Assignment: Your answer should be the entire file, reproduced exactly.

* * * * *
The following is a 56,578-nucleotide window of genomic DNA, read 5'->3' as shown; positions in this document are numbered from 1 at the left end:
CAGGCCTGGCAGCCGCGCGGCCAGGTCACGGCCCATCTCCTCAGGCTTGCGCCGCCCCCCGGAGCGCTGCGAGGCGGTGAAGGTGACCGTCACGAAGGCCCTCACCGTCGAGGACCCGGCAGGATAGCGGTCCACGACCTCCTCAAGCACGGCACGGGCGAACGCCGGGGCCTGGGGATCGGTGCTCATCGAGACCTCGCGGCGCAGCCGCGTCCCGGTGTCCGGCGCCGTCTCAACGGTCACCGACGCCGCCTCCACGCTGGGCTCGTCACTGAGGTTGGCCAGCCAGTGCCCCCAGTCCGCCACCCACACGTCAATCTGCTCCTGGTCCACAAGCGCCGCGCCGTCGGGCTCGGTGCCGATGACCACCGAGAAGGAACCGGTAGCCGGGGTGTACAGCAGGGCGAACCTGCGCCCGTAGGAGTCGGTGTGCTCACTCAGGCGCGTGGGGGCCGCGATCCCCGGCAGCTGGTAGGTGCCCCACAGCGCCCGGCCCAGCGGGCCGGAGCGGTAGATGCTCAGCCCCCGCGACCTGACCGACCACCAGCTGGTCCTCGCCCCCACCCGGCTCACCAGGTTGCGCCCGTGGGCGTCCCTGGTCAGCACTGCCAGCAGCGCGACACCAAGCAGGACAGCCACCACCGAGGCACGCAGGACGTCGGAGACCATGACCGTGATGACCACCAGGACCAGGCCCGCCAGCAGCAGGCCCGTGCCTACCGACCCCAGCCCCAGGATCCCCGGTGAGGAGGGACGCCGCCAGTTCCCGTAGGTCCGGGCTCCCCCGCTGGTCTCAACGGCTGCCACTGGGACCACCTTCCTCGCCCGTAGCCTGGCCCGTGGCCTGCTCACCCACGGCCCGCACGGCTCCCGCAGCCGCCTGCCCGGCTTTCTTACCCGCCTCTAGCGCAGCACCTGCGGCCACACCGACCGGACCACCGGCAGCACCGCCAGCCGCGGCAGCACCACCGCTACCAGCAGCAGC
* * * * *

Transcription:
The following is a 56,578-nucleotide window of genomic DNA, read 5'->3' as shown; positions in this document are numbered from 1 at the left end:
CAGGCCTGGCAGCCGCGCGGCCAGGTCACGGCCCATCTCCTCAGGCTTGCGCCGCCCCCCGGAGCGCTGCGAGGCGGTGAAGGTGACCGTCACGAAGGCCCTCACCGTCGAGGACCCGGCAGGATAGCGGTCCACGACCTCCTCAAGCACGGCACGGGCGAACGCCGGGGCCTGGGGATCGGTGCTCATCGAGACCTCGCGGCGCAGCCGCGTCCCGGTGTCCGGCGCCGTCTCAACGGTCACCGACGCCGCCTCCACGCTGGGCTCGTCACTGAGGTTGGCCAGCCAGTGCCCCCAGTCCGCCACCCACACGTCAATCTGCTCCTGGTCCACAAGCGCCGCGCCGTCGGGCTCGGTGCCGATGACCACCGAGAAGGAACCGGTAGCCGGGGTGTACAGCAGGGCGAACCTGCGCCCGTAGGAGTCGGTGTGCTCACTCAGGCGCGTGGGGGCCGCGATCCCCGGCAGCTGGTAGGTGCCCCACAGCGCCCGGCCCAGCGGGCCGGAGCGGTAGATGCTCAGCCCCCGCGACCTGACCGACCACCAGCTGGTCCTCGCCCCCACCCGGCTCACCAGGTTGCGCCCGTGGGCGTCCCTGGTCAGCACTGCCAGCAGCGCGACACCAAGCAGGACAGCCACCACCGAGGCACGCAGGACGTCGGAGACCATGACCGTGATGACCACCAGGACCAGGCCCGCCAGCAGCAGGCCCGTGCCTACCGACCCCAGCCCCAGGATCCCCGGTGAGGAGGGACGCCGCCAGTTCCCGTAGGTCCGGGCTCCCCCGCTGGTCTCAACGGCTGCCACTGGGACCACCTTCCTCGCCCGTAGCCTGGCCCGTGGCCTGCTCACCCACGGCCCGCACGGCTCCCGCAGCCGCCTGCCCGGCTTTCTTACCCGCCTCTAGCGCAGCACCTGCGGCCACACCGACCGGACCACCGGCAGCACCGCCAGCCGCGGCAGCACCACCGCTACCAGCAGCAGC